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Abstrakt

The Family Kumpanophyllidae Fomichev, 1953, synonymised by Hill (1981) with the Family Aulophyllidae Dybowski, 1873, is emended and accepted as valid. The new concept of this family, based on both new collections and discussion on literature data, confirms the solitary growth form of its type genus Kumpanophyllum Fomichev, 1953. However, several fasciculate colonial taxa, so far assigned to various families, may belong to this family as well. The emended genus Kumpanophyllum forms a widely distributed taxon, present in Eastern and Western Europe and in Asia. Its Serpukhovian and Bashkirian occurrences in China vs Bashkirian occurrences in the Donets Basin and in Spain, may suggest its far-Asiatic origin, but none of the existing taxa can be suggested as ancestral for that genus. Thus, the suborder position of the Kumpanophyllidae remains unknown. Four new species: K. columellatum, K. decessum, K. levis, and K. praecox, three Kumpanophyllum species left in open nomenclature and one offsetting specimen, questionably assigned to the genus, are described.

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Abstrakt

This paper presents the qualitative and quantitative characteristics of microstructures of Neogene clays from Warsaw, Poland. Scanning Electron Microscope (SEM) studies were used for the microstructural analysis of natural clays and clay pastes. Qualitative microstructural changes were observed: from a honeycomb microstructure for the initial clay paste to a turbulent microstructure for the dried paste. It was also noticed that water loss caused by the increase of the suction pressure had a significant impact on the microstructural transformations. Significant changes in the quantitative values of the pore space parameters were also observed. Increase of suction pressure and water loss caused a decrease in porosity and changes in the values of morphometric parameters, such as pore distribution; for example, a significant increase of the number of pores of 0−10 μm size and changes in the geometric parameters of the pore space were noticed with the increase of suction pressure. The pore space with larger isometric pores was modified into a pore space with the dominance of small anisometric and fissure-like pores. The increased degree of anisotropy from a poorly-oriented to a highly-oriented microstructure was also observed. After rapid shrinkage the reduction in the number of pores, maximum pore diameter, and total pore perimeter was recorded. The process of rapid water loss induced the closure of very small pores. A similar effect was observed during the increase of the suction pressure, where the closure of pore space of the clay pastes was observed very clearly.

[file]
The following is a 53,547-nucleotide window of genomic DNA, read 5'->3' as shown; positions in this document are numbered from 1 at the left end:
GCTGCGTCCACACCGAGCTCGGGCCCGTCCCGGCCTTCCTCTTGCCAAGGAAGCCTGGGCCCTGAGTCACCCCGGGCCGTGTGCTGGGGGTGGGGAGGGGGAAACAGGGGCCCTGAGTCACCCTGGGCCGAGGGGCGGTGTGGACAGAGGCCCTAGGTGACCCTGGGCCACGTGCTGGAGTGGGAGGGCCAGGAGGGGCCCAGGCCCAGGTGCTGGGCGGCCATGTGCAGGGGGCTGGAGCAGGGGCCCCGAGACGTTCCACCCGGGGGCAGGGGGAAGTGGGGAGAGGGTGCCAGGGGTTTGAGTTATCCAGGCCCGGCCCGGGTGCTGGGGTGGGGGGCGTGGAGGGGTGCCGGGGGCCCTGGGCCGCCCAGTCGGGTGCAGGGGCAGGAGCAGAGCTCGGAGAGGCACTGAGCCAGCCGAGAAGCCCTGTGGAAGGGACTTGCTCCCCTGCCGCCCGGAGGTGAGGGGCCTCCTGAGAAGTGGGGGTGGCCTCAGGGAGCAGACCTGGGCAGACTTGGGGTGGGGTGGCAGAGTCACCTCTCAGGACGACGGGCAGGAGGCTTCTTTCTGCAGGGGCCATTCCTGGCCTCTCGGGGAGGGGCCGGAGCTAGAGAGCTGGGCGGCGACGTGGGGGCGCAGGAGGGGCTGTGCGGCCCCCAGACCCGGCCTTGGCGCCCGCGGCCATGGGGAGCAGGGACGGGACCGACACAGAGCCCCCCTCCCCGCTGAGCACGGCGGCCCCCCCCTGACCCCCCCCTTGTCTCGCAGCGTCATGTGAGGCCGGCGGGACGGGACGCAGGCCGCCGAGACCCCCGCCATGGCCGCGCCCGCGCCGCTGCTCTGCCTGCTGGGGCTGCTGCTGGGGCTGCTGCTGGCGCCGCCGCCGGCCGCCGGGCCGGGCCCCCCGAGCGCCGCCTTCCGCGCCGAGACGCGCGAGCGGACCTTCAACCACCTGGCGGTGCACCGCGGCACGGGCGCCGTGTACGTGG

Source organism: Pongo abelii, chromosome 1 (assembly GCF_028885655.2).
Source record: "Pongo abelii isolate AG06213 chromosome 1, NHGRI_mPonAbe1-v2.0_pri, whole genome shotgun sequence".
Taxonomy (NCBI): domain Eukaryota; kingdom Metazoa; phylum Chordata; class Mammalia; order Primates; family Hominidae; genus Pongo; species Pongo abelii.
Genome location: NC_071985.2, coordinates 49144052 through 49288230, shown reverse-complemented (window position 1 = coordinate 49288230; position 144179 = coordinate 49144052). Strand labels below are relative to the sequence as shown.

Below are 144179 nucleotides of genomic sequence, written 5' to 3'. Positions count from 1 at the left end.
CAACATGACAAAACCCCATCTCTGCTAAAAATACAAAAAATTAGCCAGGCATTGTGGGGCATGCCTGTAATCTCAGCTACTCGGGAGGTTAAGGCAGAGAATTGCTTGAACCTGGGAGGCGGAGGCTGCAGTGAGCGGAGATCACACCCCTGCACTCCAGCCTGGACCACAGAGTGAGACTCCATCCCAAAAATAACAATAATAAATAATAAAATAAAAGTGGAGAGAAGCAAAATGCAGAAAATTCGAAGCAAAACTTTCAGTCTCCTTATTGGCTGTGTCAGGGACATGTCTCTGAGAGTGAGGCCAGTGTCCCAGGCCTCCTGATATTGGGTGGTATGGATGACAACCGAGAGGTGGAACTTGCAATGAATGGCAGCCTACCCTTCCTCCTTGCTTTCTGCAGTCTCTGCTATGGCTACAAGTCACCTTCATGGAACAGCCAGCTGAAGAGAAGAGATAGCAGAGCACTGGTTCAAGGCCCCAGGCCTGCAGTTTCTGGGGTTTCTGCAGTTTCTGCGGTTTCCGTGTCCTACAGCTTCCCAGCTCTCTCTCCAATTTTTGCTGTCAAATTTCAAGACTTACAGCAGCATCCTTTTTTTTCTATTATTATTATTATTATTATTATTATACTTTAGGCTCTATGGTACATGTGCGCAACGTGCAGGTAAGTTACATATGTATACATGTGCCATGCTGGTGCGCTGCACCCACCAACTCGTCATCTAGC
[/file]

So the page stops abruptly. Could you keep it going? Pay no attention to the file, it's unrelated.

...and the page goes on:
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Redakcja

Editor-in-Chief
Ireneusz Walaszczyk, Faculty of Geology, University of Warsaw, Poland

Editorial Advisory Board Andrzej Radwański, University of Warsaw, Poland Zdzisław Bełka, Adam Mickiewicz University Poland Max Laurence Coleman, The University of Reading, U.K. Jerzy Fedorowski, Adam Mickiewicz University Poland Ryszard Gradziński, Polish Academy of Sciences, Poland Peter J. Harries, University of South Florida, USA John W.M. Jagt, Natuurhistorisch Museum Maastricht, The Netherlands William James Kennedy, Oxford Natural History Museum, U.K. Jan Kutek, University of Warsaw, Poland Anatoly MikhailovicNikishin, Moscow State Univesity, Russia Nestor Oszczypko, Jagiellonian University, Poland Michał Szulczewski, University of Warsaw, Poland Karl-Armin Tröger, Technische Universiät, Freiberg, Germany Sue Turner, Queensland Musem, Australia Alfred Uchman, Jagiellonian University, Poland Jerzy Znosko, Stage Geological Survey, Poland Andrzej Żelaźniewicz, Polish Academy of Sciences, Poland